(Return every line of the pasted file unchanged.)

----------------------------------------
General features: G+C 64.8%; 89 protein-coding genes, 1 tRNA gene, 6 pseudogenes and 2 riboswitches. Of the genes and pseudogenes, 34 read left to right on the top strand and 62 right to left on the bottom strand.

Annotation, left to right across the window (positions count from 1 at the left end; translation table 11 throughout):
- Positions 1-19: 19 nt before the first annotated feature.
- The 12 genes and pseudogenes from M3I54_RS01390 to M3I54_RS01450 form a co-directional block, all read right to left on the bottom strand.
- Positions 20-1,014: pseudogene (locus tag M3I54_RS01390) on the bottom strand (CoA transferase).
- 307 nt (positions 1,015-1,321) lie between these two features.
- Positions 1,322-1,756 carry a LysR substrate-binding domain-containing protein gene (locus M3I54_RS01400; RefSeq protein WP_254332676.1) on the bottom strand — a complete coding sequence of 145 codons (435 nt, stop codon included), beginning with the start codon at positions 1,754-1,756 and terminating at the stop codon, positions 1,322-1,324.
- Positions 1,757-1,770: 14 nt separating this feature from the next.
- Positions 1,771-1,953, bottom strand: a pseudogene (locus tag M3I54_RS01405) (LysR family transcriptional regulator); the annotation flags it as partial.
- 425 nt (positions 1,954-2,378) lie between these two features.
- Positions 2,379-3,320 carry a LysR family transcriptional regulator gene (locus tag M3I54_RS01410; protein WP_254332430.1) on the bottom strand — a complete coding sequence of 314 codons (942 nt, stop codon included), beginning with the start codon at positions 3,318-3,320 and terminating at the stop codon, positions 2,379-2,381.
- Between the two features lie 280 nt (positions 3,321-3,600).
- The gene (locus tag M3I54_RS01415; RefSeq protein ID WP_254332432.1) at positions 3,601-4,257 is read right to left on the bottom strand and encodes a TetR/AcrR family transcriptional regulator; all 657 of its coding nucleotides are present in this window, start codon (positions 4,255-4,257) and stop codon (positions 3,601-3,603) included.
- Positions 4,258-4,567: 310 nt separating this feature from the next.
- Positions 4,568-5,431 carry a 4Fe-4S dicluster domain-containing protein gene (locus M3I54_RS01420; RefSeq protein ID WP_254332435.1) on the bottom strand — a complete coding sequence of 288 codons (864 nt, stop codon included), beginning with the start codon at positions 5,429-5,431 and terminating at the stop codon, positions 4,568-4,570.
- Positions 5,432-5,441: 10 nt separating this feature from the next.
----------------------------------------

General features: G+C 64.8%; 89 protein-coding genes, 1 tRNA gene, 6 pseudogenes and 2 riboswitches. Of the genes and pseudogenes, 34 read left to right on the top strand and 62 right to left on the bottom strand.

Annotation, left to right across the window (positions count from 1 at the left end; translation table 11 throughout):
- Positions 1-19: 19 nt before the first annotated feature.
- The 12 genes and pseudogenes from M3I54_RS01390 to M3I54_RS01450 form a co-directional block, all read right to left on the bottom strand.
- Positions 20-1,014: pseudogene (locus tag M3I54_RS01390) on the bottom strand (CoA transferase).
- 307 nt (positions 1,015-1,321) lie between these two features.
- Positions 1,322-1,756 carry a LysR substrate-binding domain-containing protein gene (locus M3I54_RS01400; RefSeq protein WP_254332676.1) on the bottom strand — a complete coding sequence of 145 codons (435 nt, stop codon included), beginning with the start codon at positions 1,754-1,756 and terminating at the stop codon, positions 1,322-1,324.
- Positions 1,757-1,770: 14 nt separating this feature from the next.
- Positions 1,771-1,953, bottom strand: a pseudogene (locus tag M3I54_RS01405) (LysR family transcriptional regulator); the annotation flags it as partial.
- 425 nt (positions 1,954-2,378) lie between these two features.
- Positions 2,379-3,320 carry a LysR family transcriptional regulator gene (locus tag M3I54_RS01410; protein WP_254332430.1) on the bottom strand — a complete coding sequence of 314 codons (942 nt, stop codon included), beginning with the start codon at positions 3,318-3,320 and terminating at the stop codon, positions 2,379-2,381.
- Between the two features lie 280 nt (positions 3,321-3,600).
- The gene (locus tag M3I54_RS01415; RefSeq protein ID WP_254332432.1) at positions 3,601-4,257 is read right to left on the bottom strand and encodes a TetR/AcrR family transcriptional regulator; all 657 of its coding nucleotides are present in this window, start codon (positions 4,255-4,257) and stop codon (positions 3,601-3,603) included.
- Positions 4,258-4,567: 310 nt separating this feature from the next.
- Positions 4,568-5,431 carry a 4Fe-4S dicluster domain-containing protein gene (locus M3I54_RS01420; RefSeq protein ID WP_254332435.1) on the bottom strand — a complete coding sequence of 288 codons (864 nt, stop codon included), beginning with the start codon at positions 5,429-5,431 and terminating at the stop codon, positions 4,568-4,570.
- Positions 5,432-5,441: 10 nt separating this feature from the next.